Ademola A. Adenle
Colorado State University, School of Global Environmental Stability

Genetically modified organism (GMO) technology is among a wide range of modern agricultural biotechnologies that is undergoing research and development (R&D) for developing countries in Japan, although GM crops have not been adopted in Japan itself. A semi-structured interview based on 52 stakeholders revealed the perspectives of scientists and other relevant participants inside and outside Japan on biotechnology R&D partnerships between Japan and developing countries and on the future delivery of biotech products such as GM crops in developing countries. This study examines domestic challenges associated with the potential adoption of GM crops and the impact of the domestic position on its partnerships with developing countries, as well as discusses some approaches to address the problems. The article argues that partnership between the Japanese government and their scientists is key to decision making on GMO policy. More importantly, the government needs to demonstrate more commitment by engaging relevant stakeholders including scientists, farmers, consumer organizations, and the private and public sector on important issues relating to GM technology R&D, application, and effective communication of GM products.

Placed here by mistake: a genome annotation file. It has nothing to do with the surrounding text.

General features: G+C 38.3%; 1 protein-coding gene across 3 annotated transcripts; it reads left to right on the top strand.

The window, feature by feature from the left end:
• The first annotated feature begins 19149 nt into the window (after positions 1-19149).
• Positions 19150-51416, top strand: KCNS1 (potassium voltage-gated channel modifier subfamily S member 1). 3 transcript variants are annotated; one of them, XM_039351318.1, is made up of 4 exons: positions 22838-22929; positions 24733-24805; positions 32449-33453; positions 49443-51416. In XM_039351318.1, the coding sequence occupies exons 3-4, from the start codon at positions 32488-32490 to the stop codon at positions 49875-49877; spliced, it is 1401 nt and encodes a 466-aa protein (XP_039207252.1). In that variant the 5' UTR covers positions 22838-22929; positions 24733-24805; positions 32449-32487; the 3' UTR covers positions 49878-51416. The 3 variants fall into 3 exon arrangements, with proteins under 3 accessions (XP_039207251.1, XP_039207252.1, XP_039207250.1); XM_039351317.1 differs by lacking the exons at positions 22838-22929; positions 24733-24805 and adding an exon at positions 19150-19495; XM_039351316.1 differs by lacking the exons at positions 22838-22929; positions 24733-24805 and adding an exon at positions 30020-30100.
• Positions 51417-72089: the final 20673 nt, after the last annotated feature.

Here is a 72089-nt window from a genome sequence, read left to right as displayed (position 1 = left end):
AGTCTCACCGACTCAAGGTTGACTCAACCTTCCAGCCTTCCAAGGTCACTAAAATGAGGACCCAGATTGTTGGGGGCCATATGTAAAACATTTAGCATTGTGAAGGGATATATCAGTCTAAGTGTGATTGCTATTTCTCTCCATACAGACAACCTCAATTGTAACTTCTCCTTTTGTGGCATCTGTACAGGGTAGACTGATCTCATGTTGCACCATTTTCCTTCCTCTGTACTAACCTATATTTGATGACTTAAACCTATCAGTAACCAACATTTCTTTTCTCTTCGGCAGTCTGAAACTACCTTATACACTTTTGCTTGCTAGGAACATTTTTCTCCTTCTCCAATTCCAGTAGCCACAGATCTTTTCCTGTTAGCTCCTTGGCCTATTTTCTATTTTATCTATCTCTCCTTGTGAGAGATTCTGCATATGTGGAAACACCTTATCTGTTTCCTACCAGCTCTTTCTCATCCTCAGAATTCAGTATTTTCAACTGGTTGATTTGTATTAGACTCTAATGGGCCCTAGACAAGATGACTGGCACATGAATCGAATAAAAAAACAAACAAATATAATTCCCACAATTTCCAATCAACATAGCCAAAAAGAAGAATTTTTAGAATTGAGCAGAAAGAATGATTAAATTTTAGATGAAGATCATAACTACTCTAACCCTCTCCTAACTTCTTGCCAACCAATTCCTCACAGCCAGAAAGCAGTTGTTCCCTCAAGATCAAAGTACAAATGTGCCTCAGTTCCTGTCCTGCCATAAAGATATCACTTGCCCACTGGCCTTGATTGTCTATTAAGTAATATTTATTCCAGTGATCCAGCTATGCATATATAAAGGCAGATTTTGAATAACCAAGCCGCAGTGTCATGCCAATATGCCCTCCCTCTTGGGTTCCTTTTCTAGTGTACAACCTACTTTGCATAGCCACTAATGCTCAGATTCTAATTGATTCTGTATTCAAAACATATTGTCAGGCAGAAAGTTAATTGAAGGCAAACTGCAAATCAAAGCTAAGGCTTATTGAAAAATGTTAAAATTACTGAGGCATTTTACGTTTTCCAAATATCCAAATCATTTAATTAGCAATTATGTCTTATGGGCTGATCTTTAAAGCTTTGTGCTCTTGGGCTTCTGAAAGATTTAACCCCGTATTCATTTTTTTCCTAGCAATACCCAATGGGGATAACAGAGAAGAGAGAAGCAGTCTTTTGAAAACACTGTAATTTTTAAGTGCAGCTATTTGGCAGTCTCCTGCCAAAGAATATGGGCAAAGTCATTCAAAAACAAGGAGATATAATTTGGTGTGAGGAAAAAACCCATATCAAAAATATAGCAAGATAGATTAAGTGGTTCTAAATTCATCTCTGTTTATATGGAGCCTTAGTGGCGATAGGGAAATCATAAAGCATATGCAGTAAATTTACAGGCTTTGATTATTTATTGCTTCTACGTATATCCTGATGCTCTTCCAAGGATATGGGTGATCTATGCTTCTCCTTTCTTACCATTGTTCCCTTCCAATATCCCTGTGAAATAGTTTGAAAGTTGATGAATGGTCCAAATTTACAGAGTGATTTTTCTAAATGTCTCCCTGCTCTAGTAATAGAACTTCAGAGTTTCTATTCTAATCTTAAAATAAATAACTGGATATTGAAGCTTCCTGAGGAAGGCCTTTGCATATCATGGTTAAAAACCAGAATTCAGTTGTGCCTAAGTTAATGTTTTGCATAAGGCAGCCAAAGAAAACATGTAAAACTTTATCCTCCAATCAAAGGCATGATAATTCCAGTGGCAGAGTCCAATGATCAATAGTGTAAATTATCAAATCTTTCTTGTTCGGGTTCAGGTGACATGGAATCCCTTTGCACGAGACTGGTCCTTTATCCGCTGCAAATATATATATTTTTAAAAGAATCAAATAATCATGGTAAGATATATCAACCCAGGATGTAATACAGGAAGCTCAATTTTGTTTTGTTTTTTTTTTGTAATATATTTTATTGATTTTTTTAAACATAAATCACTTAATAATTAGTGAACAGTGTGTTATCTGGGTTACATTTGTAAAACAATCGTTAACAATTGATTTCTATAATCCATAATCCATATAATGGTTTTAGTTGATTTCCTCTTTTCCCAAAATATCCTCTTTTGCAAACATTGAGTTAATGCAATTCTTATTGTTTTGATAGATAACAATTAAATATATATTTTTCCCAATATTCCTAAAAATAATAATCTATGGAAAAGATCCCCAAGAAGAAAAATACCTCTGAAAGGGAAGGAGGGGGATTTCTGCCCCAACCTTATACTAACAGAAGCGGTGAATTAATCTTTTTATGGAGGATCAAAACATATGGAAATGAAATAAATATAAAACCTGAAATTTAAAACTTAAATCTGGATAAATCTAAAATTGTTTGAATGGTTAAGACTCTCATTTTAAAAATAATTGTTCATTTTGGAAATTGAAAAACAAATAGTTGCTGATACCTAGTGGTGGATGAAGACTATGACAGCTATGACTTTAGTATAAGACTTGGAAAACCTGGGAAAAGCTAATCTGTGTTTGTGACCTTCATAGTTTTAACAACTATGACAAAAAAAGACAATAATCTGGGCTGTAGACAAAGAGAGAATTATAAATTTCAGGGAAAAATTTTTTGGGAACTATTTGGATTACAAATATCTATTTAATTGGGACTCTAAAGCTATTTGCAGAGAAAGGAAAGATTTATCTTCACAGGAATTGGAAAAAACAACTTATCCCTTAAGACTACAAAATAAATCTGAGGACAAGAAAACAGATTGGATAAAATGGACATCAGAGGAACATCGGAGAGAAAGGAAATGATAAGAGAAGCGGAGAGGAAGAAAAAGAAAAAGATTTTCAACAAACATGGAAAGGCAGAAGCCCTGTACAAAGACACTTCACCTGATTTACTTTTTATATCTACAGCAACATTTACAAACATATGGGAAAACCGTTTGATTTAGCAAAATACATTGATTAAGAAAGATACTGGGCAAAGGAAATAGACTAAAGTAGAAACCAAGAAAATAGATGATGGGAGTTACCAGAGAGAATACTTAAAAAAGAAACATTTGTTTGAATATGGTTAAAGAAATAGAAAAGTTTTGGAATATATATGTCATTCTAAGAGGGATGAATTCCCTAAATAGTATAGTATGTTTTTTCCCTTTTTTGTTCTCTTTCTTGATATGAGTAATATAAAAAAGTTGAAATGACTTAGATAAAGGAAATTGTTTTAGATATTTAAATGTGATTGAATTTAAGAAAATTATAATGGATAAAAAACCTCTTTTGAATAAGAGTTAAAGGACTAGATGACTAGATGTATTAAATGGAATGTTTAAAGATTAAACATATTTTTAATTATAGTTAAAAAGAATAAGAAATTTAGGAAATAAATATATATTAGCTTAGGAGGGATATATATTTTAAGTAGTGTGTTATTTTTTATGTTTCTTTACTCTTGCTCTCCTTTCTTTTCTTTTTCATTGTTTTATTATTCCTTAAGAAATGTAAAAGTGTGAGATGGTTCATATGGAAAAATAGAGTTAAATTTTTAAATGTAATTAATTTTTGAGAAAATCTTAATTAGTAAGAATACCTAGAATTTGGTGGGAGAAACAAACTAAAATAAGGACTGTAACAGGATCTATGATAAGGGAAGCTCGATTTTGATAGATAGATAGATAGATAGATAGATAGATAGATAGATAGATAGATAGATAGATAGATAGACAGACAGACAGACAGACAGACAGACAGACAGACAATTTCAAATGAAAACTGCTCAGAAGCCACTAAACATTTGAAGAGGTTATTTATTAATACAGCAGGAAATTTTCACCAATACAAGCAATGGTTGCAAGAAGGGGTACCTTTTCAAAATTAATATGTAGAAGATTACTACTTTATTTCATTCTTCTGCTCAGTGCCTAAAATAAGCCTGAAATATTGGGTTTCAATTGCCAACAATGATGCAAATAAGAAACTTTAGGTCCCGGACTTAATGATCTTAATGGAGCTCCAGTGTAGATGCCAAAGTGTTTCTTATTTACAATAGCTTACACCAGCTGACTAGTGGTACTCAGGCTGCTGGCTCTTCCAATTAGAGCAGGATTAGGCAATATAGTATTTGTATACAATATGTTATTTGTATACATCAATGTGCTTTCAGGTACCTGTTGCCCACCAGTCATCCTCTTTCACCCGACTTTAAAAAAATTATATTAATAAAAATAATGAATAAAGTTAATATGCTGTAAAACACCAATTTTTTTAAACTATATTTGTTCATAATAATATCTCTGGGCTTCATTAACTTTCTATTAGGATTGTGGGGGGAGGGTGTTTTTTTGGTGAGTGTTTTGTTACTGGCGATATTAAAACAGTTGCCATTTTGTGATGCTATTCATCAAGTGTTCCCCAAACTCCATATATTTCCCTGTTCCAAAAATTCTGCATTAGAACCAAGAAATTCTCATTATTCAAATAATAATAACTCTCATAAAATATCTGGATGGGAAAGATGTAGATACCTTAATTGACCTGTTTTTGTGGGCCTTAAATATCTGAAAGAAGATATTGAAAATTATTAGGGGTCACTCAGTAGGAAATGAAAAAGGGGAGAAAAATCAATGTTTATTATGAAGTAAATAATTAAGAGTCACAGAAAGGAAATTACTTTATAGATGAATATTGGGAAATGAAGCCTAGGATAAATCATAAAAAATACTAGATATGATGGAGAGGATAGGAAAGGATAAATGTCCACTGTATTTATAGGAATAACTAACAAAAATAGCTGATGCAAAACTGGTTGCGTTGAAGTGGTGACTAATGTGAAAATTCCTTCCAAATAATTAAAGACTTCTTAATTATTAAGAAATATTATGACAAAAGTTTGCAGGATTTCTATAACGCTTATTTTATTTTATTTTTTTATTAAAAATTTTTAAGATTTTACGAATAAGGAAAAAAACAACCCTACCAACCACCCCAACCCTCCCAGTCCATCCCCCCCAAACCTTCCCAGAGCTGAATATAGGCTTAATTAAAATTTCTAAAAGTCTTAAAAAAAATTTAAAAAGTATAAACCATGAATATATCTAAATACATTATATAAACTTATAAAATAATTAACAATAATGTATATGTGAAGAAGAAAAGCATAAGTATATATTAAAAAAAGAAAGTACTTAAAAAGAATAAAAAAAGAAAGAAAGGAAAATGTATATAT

Key words: Agricultural development, developing countries, Japan, modern biotechnology.